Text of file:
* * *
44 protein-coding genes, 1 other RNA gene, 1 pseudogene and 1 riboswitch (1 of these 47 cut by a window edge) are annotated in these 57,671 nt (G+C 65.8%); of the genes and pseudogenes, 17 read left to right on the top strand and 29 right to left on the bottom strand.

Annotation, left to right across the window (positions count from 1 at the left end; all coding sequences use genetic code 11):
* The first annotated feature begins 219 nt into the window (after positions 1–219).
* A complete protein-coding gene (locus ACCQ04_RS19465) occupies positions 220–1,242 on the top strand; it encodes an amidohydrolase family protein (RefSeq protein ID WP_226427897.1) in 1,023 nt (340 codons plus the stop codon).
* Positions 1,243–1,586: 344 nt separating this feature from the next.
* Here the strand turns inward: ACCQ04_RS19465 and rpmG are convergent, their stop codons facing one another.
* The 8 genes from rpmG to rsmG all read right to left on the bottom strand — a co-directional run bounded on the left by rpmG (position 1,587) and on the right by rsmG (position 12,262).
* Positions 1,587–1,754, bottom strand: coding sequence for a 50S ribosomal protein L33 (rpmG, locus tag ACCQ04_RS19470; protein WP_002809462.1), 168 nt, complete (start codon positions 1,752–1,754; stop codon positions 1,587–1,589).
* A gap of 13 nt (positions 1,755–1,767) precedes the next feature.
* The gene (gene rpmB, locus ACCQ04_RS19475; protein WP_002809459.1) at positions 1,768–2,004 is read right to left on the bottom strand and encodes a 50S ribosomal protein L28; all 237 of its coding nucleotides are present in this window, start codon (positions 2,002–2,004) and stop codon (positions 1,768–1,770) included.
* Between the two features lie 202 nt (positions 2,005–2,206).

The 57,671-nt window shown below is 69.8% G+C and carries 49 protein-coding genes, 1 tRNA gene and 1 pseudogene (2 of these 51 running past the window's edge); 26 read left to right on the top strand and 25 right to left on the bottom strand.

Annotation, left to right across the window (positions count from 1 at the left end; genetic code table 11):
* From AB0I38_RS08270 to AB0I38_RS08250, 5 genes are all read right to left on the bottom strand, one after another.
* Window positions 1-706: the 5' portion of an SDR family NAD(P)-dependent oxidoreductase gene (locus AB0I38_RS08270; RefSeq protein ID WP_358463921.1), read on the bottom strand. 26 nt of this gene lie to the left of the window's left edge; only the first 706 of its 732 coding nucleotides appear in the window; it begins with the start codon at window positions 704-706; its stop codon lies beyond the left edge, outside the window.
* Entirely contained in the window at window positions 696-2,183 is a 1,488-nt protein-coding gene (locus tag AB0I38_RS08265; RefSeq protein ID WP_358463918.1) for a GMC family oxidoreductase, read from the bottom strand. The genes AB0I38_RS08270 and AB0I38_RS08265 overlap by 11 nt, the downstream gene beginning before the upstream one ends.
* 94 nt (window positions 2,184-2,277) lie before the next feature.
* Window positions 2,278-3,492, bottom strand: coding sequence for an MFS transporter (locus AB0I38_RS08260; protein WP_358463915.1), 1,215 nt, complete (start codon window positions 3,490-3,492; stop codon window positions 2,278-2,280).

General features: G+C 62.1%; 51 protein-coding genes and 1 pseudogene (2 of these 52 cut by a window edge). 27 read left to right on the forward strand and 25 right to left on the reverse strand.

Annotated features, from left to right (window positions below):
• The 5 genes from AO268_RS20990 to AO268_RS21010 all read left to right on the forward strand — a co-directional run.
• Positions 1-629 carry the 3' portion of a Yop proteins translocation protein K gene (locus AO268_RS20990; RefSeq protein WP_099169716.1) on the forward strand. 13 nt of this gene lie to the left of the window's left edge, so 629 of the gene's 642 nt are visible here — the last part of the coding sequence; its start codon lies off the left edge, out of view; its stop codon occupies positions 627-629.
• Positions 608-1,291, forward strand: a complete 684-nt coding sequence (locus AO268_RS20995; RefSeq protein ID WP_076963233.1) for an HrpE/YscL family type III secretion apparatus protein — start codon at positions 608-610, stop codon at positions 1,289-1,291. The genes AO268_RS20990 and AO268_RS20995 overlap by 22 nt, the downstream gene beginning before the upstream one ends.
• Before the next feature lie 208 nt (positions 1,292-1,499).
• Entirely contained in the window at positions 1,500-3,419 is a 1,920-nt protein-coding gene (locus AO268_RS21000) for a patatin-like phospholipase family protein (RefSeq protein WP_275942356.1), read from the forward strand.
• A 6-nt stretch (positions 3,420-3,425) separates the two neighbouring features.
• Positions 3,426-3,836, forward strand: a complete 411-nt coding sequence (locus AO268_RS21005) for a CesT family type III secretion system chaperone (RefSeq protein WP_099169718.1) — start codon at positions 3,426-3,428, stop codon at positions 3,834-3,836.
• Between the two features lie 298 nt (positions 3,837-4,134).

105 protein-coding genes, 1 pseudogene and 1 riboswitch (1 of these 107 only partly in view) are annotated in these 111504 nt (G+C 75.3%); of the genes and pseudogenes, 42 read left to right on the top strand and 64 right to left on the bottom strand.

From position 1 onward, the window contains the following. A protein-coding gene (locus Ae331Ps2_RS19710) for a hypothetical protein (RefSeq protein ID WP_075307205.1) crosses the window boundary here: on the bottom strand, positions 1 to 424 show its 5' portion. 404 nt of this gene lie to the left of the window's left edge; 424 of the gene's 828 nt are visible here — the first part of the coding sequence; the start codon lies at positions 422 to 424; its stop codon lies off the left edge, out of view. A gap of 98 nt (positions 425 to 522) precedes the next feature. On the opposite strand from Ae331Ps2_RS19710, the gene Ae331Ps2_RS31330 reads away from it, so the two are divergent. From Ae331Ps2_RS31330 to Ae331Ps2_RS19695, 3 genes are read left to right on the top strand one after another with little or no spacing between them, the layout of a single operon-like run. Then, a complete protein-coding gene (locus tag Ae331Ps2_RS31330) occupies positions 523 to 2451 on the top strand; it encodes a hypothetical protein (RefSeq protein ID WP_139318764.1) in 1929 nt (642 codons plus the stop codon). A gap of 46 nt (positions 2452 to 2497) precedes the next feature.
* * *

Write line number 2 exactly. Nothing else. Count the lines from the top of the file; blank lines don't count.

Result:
Annotation, left to right across the window (positions count from 1 at the left end; all coding sequences use genetic code 11):